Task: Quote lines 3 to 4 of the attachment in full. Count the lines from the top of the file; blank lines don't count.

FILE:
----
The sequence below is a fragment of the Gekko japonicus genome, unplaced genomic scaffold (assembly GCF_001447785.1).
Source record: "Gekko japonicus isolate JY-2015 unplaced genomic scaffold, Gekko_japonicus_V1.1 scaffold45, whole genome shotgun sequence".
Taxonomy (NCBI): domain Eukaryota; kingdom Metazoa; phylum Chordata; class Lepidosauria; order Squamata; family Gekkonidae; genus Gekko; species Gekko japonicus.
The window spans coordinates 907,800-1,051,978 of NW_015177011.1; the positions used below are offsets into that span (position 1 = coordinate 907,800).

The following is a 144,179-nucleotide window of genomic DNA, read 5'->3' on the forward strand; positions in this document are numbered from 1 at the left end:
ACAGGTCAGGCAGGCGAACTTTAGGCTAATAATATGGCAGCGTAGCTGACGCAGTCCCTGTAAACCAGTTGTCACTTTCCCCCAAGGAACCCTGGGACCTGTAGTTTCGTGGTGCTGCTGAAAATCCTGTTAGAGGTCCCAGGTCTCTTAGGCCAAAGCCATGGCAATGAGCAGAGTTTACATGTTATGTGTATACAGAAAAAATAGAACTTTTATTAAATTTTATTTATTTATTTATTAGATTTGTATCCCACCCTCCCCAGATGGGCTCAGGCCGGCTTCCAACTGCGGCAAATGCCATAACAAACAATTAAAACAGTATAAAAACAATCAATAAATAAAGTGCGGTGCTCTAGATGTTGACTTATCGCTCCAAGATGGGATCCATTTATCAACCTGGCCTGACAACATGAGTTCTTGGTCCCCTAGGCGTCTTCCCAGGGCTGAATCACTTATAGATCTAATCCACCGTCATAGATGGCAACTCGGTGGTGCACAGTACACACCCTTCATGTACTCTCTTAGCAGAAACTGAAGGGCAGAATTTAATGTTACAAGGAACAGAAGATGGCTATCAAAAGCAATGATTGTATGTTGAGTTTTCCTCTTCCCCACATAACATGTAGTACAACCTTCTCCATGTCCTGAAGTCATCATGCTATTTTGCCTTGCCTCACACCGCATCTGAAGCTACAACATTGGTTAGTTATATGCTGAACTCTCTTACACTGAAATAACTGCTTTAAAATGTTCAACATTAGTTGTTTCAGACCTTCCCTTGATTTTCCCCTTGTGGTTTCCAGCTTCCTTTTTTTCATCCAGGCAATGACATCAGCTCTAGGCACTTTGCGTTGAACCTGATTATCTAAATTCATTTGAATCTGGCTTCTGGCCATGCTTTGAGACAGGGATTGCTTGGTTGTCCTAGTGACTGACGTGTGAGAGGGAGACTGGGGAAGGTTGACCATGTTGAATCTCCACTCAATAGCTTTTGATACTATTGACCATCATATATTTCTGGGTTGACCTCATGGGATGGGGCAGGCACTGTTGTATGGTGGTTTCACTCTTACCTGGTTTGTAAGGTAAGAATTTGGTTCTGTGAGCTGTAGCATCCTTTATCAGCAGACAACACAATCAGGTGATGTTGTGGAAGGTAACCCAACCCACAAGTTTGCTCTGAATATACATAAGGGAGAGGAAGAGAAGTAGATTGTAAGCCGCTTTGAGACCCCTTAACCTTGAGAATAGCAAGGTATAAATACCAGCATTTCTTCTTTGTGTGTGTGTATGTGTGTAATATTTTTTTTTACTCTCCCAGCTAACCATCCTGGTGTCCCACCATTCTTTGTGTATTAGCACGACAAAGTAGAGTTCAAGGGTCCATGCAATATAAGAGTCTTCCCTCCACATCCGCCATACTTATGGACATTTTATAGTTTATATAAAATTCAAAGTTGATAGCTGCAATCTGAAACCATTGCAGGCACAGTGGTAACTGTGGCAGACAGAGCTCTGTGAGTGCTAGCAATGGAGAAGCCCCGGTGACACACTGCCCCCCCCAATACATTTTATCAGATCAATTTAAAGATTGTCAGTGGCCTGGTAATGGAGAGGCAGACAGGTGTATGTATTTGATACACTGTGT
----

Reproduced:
Taxonomy (NCBI): domain Eukaryota; kingdom Metazoa; phylum Chordata; class Lepidosauria; order Squamata; family Gekkonidae; genus Gekko; species Gekko japonicus.
The window spans coordinates 907,800-1,051,978 of NW_015177011.1; the positions used below are offsets into that span (position 1 = coordinate 907,800).